The Comhaltas Vision for the Traditional Arts

The traditional arts should be an enriching part of the lives of Irish people everywhere, particularly our young people; they should be a living, highly visible and vibrant part of society; they should be easily accessible to all; and their unique social, cultural and economic benefits should be fully realised by communities and individuals throughout the country and in Irish communities abroad.


Comhaltas Ceoltóirí Éireann was founded in 1951 with the objective of keeping our unique arts traditions in all form alive and returning them to a prominent position in Irish life. Ths was at a time when the future of the traditional arts was under threat after many years of neglect. Our unique arts were often dismissed by people within influential sectos in society as minority irrelevancies, celebrated only by the hopelessly old fashioned. As a result of the pioneering work of Comhaltas, public interest in our ancient arts was rekindled and that torch, once lit, has burned with increasing intensity over the last 5 decades.

Fifty years on the standing of the traditional arts at home and abroad is radically different. The artforms themsleves have been immeasurably strengthenend through the creativity and proficiency fo the individual artists. The number of people participating as artists and as audience members has grown expotentially. The impact of this growth has been overwhelmingly positive, but new and significant challenges to the traditions have to be addressed.

A major concern of Comhaltas today is that, despite undeniable progress in restoring the traditional arts to a prominent position in the life of the nation, the goal of reaching everyone on the island and Irish communities abroad has yet to be genuinely realised. As a consequence, local communities and society at large have not reaped the social, cultural and economic benefits that should flow from the traditions. Even in those areas where the arts are strong, changes in lifestyles mean that we have to plan new ways of ensuring a central place for our traditions in the future and of securing the means to pass them on to generations to come.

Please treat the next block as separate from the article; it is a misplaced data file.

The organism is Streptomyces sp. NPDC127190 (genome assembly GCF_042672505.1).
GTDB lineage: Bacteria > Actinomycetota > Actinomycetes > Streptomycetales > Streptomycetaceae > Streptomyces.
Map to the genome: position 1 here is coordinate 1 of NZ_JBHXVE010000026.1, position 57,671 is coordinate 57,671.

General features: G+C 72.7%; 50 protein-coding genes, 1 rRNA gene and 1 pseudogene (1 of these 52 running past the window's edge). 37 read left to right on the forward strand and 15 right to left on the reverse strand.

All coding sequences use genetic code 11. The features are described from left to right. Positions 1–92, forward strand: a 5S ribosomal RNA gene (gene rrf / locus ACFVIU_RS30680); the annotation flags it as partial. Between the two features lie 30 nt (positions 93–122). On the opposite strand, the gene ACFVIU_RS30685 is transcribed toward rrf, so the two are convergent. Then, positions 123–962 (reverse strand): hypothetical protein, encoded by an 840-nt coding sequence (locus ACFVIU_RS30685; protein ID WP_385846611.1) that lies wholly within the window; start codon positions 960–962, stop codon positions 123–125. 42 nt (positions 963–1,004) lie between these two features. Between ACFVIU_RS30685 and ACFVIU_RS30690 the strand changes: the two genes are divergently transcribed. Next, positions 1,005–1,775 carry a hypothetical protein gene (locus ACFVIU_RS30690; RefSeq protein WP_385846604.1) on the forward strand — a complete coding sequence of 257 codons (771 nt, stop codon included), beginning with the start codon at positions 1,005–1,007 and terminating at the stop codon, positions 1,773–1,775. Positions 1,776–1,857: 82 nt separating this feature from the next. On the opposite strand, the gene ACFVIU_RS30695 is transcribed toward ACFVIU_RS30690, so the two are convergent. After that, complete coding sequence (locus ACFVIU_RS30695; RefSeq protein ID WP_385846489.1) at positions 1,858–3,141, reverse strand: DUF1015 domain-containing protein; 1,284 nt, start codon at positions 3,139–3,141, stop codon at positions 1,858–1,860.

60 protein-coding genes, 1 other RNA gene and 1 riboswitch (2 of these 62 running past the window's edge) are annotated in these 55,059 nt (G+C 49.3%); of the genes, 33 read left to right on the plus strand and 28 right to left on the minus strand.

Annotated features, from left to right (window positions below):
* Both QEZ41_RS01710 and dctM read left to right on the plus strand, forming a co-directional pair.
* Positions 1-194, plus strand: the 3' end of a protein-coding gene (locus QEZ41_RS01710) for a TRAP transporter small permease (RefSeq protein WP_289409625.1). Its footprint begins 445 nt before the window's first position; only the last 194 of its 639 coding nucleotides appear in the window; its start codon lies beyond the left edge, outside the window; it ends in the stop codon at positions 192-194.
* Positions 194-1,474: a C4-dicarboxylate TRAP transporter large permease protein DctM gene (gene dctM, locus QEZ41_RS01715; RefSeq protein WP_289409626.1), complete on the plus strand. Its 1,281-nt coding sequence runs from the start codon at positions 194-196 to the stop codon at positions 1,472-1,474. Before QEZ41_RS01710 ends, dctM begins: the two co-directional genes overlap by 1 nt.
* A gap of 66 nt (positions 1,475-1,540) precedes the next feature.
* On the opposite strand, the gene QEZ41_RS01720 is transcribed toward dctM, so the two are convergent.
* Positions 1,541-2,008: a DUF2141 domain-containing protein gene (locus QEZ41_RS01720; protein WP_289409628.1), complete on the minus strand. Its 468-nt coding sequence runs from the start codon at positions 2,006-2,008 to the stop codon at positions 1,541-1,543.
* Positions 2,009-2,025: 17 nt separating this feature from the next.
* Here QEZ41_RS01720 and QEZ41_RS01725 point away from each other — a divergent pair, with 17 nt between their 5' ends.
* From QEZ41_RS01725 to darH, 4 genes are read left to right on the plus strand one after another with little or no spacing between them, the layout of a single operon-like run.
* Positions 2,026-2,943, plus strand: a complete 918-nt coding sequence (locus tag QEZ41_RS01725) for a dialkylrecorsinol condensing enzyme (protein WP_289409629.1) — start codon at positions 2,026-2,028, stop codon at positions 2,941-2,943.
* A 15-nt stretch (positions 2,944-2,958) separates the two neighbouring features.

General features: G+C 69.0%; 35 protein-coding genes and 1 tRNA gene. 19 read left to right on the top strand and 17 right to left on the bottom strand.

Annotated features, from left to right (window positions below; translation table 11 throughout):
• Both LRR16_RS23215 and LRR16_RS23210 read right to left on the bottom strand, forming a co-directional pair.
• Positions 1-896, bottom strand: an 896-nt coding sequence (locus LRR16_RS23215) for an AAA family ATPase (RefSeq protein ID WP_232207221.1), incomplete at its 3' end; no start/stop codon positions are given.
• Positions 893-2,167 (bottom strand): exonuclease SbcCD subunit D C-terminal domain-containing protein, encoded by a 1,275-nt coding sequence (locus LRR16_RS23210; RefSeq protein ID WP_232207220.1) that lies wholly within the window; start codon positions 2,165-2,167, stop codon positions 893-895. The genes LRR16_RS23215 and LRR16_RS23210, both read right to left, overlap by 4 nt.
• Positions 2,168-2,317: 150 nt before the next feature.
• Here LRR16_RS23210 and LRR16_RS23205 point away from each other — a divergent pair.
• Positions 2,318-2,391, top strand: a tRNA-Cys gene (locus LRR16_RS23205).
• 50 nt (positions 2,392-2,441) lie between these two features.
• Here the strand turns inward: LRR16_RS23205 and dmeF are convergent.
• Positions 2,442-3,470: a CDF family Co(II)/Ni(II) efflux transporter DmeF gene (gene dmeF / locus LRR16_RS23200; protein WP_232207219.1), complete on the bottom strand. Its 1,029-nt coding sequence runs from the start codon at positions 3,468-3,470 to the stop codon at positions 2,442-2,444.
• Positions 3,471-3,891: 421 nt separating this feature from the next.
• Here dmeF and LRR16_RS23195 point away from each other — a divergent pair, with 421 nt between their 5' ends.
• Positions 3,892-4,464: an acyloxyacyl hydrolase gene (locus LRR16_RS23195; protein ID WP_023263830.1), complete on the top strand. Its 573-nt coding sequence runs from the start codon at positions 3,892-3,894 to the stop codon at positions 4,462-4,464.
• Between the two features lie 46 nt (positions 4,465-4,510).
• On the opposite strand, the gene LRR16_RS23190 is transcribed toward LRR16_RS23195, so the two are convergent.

Our music, song and dance forms are internationally recognised and admired as part of waht is distinctively Irish, and our heritage and culture, based on ancient origins, are cornerstones of our distinctive national identity. These are worht cherishing and developing in the face of increasing globalisation, homogeneity and threats to the rich heritage that distinguishes nations.

5 Year Development Programme

Since its foundation Comhaltas established strong roots within the community through a branch structure based, in many cases, on the local parish. Today, with 36,000 members and 400 branches spread throughout the world, Comhaltas and the traditions are very much alive.

As part of its 50th anniversary celebrations in 2001, Comhaltas launched a process of renewal, ‘Athnuachan’, to tke it forward into the next 50 years and meet the challenges of fostering and developing the traditional arts in the community in a changing world.

This Development Plan sets out how the Comhaltas vision for the traditional arts can be realised, not by it acting in isolation but by working in the community with a variety of partners. The ground-up, broad-based partnership approach is one of the particular strengths of Comhaltas and the importance of building on this so that success can be embedded in the community for long-term benefit is recognised.

Over the 5 year perios, Comhaltas will focus on 4 key areas for aciton that together will give people genuine access to the traditional arts. Comhaltas will:

The process of developing this Programme has involved dialogue at all levels of the organisation, including with representatives of Comhaltas in Britain and in North America. Under the ‘Meitheal’ initiative some 10 separate working grops considered various aspects of the developmental and promotional needs of the traditions. The Programme also incorporates the views of interests such as teachers of the traditional arts, schoolteachers, Irish language interests, local and national public representatives, as well as individual members of Comhaltas working in branches throughout the country and abroad.

Bringing the various initiatives in this Development Programme to fruition will require a very significant commitment and contribution from Comhaltas members everywhere. It will also need the support of Government, public bodies and agencies and other organistions and individuals to work with Comhaltas on the actions identified for our common heritage.

The by-line ‘The Living Tradition’ adopted by Comhaltas over many years is a practical expression of the unique position of our traditional arts in the modern world. The world looks to Ireland as a place where the traditions of past generations still flourish, but with the pressures of modern living these traditoins are under threat as never before. We must not repeat past mistakes but rather treasure what we have and plan for the future.